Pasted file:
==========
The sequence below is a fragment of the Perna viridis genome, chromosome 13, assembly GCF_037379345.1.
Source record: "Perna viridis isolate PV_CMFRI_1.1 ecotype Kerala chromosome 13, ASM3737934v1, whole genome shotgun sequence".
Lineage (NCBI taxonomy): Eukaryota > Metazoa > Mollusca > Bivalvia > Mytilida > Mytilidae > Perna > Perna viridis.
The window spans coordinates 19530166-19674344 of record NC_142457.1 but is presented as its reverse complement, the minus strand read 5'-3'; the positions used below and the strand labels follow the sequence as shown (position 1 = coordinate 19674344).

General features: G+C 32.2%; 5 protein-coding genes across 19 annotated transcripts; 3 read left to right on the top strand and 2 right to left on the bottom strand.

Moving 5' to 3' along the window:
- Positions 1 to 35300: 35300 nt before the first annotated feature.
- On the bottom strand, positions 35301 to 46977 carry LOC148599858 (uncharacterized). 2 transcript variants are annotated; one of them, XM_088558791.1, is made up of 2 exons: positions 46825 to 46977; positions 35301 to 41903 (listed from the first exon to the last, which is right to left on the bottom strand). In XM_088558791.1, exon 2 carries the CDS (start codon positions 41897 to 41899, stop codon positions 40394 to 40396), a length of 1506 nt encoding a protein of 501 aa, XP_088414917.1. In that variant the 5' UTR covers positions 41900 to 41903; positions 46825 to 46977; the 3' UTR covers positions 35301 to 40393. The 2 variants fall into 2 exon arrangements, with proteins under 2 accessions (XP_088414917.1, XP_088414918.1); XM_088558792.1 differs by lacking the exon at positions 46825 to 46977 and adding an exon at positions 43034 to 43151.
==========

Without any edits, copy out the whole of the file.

The sequence below is a fragment of the Perna viridis genome, chromosome 13, assembly GCF_037379345.1.
Source record: "Perna viridis isolate PV_CMFRI_1.1 ecotype Kerala chromosome 13, ASM3737934v1, whole genome shotgun sequence".
Lineage (NCBI taxonomy): Eukaryota > Metazoa > Mollusca > Bivalvia > Mytilida > Mytilidae > Perna > Perna viridis.
The window spans coordinates 19530166-19674344 of record NC_142457.1 but is presented as its reverse complement, the minus strand read 5'-3'; the positions used below and the strand labels follow the sequence as shown (position 1 = coordinate 19674344).

General features: G+C 32.2%; 5 protein-coding genes across 19 annotated transcripts; 3 read left to right on the top strand and 2 right to left on the bottom strand.

Moving 5' to 3' along the window:
- Positions 1 to 35300: 35300 nt before the first annotated feature.
- On the bottom strand, positions 35301 to 46977 carry LOC148599858 (uncharacterized). 2 transcript variants are annotated; one of them, XM_088558791.1, is made up of 2 exons: positions 46825 to 46977; positions 35301 to 41903 (listed from the first exon to the last, which is right to left on the bottom strand). In XM_088558791.1, exon 2 carries the CDS (start codon positions 41897 to 41899, stop codon positions 40394 to 40396), a length of 1506 nt encoding a protein of 501 aa, XP_088414917.1. In that variant the 5' UTR covers positions 41900 to 41903; positions 46825 to 46977; the 3' UTR covers positions 35301 to 40393. The 2 variants fall into 2 exon arrangements, with proteins under 2 accessions (XP_088414917.1, XP_088414918.1); XM_088558792.1 differs by lacking the exon at positions 46825 to 46977 and adding an exon at positions 43034 to 43151.